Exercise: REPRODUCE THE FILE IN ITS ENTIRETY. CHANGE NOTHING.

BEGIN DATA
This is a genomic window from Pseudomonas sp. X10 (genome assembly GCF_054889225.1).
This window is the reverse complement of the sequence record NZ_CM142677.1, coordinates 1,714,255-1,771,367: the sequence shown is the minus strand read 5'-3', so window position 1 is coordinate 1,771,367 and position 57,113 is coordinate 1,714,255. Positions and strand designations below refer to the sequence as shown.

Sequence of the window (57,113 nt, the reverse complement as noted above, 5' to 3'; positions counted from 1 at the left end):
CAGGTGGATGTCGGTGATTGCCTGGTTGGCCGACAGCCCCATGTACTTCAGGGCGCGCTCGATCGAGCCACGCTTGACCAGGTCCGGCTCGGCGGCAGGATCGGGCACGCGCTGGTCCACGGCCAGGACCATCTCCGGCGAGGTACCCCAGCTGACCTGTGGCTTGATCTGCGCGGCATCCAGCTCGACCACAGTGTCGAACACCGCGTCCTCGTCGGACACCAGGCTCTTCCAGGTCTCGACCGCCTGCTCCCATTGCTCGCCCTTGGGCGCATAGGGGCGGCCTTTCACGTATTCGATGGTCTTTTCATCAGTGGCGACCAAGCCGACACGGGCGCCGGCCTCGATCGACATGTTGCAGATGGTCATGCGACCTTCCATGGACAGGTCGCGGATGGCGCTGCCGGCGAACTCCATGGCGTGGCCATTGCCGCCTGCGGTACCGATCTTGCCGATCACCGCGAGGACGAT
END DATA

This is a genomic window from Pseudomonas sp. X10 (genome assembly GCF_054889225.1).
This window is the reverse complement of the sequence record NZ_CM142677.1, coordinates 1,714,255-1,771,367: the sequence shown is the minus strand read 5'-3', so window position 1 is coordinate 1,771,367 and position 57,113 is coordinate 1,714,255. Positions and strand designations below refer to the sequence as shown.

Sequence of the window (57,113 nt, the reverse complement as noted above, 5' to 3'; positions counted from 1 at the left end):
CAGGTGGATGTCGGTGATTGCCTGGTTGGCCGACAGCCCCATGTACTTCAGGGCGCGCTCGATCGAGCCACGCTTGACCAGGTCCGGCTCGGCGGCAGGATCGGGCACGCGCTGGTCCACGGCCAGGACCATCTCCGGCGAGGTACCCCAGCTGACCTGTGGCTTGATCTGCGCGGCATCCAGCTCGACCACAGTGTCGAACACCGCGTCCTCGTCGGACACCAGGCTCTTCCAGGTCTCGACCGCCTGCTCCCATTGCTCGCCCTTGGGCGCATAGGGGCGGCCTTTCACGTATTCGATGGTCTTTTCATCAGTGGCGACCAAGCCGACACGGGCGCCGGCCTCGATCGACATGTTGCAGATGGTCATGCGACCTTCCATGGACAGGTCGCGGATGGCGCTGCCGGCGAACTCCATGGCGTGGCCATTGCCGCCTGCGGTACCGATCTTGCCGATCACCGCGAGGACGAT